Follow us on Facebook to get updated as articles and further resources come out.

Egregious misconduct results in cancellation of Chancellor’s search

Faculty Colleagues,

As many of you know, due to concerns about the process, the Governing Board suspended the search for a new chancellor in March and initiated an independent investigation. On Tuesday, August 25th, based on the results of that investigation, the Governing Board voted unanimously to end the search, disband the committee, and terminate their contract with the search firm.

The Faculty Association requested a copy of the report through a public records request and has shared it with the search committee, and now with you. It is a profoundly disturbing document. The independent investigator provides a detailed accounting, and concludes, in part:

The Search Process was significantly tainted and irreparably damaged by the actions of the Vice Chair of the Search Committee and Board member, Kathleen Winn.

I strongly encourage you to read this document carefully and to draw your own conclusions. The full report is posted on the Faculty Association’s website: MCCCD Investigation Report.

I commend the Governing Board for its decision to terminate an obviously corrupted process but lament this debacle for the disrespect shown to the candidates who applied, the disregard for process and any sense of fair play, and the abject waste of scarce funds as well as the valuable time of the committee members.

How did this happen? Our Board is composed of publicly elected officials, and this unfortunate incident is yet another clear reminder of how important it is that the entire MCCCD community actively participate in the election of qualified, education-minded citizens to serve on the Governing Board.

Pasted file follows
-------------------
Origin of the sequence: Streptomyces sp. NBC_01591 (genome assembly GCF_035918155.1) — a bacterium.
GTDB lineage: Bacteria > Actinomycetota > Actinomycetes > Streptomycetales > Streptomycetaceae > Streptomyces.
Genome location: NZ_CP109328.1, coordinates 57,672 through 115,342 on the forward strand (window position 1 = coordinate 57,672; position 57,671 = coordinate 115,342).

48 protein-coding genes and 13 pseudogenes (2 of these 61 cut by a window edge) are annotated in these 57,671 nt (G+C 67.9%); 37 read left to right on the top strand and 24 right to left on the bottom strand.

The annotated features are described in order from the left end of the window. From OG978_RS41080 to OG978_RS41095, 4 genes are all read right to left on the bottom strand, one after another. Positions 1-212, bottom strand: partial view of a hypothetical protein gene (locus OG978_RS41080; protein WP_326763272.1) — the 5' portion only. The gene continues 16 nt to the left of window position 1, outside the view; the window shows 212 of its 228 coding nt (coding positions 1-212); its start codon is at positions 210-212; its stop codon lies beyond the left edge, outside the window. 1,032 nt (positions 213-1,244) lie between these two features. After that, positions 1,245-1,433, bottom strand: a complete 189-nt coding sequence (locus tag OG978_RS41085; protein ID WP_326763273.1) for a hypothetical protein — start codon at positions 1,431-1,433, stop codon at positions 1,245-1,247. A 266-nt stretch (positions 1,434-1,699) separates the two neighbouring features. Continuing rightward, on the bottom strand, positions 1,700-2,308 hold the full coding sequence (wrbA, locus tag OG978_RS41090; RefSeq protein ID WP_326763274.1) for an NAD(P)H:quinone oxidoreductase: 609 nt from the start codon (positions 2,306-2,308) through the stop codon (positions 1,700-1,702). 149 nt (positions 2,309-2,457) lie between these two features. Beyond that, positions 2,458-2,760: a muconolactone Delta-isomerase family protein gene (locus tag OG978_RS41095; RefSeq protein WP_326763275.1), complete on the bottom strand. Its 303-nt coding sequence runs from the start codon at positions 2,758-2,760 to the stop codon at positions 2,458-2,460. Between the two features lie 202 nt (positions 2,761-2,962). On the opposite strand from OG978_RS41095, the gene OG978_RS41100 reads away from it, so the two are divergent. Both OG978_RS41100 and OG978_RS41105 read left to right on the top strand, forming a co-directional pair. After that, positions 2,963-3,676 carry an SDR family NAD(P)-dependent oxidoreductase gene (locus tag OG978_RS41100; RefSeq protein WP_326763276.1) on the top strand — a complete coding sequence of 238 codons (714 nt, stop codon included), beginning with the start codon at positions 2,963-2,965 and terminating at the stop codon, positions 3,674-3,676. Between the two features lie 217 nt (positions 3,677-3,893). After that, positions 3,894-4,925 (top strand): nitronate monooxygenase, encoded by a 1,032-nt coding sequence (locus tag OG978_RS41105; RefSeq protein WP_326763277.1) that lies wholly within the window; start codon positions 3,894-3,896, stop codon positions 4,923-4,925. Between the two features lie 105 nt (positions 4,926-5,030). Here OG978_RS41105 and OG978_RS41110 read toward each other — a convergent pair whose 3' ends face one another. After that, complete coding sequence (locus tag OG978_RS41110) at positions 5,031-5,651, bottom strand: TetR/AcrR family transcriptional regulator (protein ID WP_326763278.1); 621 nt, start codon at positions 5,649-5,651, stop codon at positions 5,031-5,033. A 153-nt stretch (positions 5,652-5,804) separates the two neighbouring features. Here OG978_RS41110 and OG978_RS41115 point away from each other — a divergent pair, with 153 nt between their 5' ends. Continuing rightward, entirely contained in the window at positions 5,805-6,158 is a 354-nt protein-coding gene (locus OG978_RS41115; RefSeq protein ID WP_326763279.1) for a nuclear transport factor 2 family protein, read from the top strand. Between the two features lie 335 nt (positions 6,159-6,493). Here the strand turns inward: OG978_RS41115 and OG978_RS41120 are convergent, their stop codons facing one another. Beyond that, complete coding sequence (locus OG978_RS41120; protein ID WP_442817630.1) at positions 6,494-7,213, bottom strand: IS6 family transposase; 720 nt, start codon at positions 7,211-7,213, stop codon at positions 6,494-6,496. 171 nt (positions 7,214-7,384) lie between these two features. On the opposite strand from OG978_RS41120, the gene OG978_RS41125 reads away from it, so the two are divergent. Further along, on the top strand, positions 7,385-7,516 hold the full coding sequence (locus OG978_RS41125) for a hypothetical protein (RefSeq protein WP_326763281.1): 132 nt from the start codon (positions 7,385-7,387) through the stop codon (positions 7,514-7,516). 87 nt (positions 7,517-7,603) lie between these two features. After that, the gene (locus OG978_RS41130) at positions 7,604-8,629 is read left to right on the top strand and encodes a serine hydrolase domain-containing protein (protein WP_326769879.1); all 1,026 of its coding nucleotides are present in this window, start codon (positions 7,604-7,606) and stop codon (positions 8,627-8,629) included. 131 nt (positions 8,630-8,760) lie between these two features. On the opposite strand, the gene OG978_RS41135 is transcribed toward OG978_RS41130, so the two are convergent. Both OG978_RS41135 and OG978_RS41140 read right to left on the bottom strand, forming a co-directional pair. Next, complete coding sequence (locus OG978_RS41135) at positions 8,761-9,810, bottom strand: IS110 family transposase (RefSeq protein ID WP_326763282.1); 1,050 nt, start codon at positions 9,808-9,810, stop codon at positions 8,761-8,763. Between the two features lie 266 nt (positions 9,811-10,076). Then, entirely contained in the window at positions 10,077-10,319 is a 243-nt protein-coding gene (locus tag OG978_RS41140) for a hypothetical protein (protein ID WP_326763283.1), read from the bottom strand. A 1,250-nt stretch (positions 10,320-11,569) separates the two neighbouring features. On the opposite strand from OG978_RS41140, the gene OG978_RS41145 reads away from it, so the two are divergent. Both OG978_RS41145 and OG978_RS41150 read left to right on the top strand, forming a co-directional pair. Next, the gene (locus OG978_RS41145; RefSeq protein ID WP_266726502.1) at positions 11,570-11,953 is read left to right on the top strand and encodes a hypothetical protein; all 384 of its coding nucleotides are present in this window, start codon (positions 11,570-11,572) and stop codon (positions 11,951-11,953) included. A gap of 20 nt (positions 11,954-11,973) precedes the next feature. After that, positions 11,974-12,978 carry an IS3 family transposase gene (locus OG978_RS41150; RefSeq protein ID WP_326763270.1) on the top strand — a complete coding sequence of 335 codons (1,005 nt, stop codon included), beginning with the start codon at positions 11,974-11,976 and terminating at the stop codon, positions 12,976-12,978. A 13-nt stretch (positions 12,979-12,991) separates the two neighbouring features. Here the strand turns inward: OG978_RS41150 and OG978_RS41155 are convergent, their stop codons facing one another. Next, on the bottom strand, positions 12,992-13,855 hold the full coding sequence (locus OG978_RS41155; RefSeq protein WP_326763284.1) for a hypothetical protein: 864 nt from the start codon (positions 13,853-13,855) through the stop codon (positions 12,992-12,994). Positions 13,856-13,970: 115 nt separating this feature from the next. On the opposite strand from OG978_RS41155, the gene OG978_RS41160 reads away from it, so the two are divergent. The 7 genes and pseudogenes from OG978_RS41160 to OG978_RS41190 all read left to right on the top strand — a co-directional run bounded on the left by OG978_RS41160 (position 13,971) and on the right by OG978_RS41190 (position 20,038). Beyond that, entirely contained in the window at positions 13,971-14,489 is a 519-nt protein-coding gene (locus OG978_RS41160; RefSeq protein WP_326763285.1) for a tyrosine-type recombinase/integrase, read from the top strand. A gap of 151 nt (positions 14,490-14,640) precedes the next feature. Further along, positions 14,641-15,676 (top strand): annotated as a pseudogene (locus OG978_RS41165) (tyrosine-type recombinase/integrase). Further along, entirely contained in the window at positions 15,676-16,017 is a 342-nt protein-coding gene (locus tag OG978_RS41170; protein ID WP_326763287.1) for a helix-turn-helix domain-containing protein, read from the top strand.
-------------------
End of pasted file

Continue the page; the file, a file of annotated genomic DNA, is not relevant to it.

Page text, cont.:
We don’t yet know what next steps will be taken to address this serious matter, but the Faculty Association is committed to participating in the process and to keeping you informed.

Patrice Nango
Faculty Association President

MCCFA Statement of Support

Colleagues,

Recently, our nation has witnessed the pain and outrage over the tragic deaths of Breonna Taylor, Ahmaud Arbery, and George Floyd. The Maricopa Community Colleges Faculty Association stands in solidarity with the Black/African-American community against systemic racism and inequality. Part of our role as educators is to prepare students to participate in civil discourse and democracy. As such, we firmly support every citizen’s First Amendment right to free speech and their human right to live without fear of racial persecution.

As the American Association of University Professors (AAUP) stated, we also acknowledge that institutions of higher education are not exempt from institutional racism and have been a part of the problem. However, our colleges can make significant contributions to real, effective solutions.

We ask ourselves, our faculty and staff colleagues, and our community members to self-reflect and consider how our collective skills, knowledge, and leadership can help this nation move forward with more equitable and unprejudiced systems. The Maricopa Community Colleges should be places that encourage students, employees, and community members to express, with confidence, all that makes them unique in order to grow and thrive.

In Solidarity,

Patrice Nango
President,
Maricopa Community Colleges Faculty Association

Important Message RE: COVID-19

With the news that MCCCD will be extending spring break so that we can take the next week to plan for how to continue to teach our students in these challenging circumstances, we know that we all have many questions. Not all of those questions have answers right now, especially because conditions surrounding the COVID-19 pandemic are changing rapidly.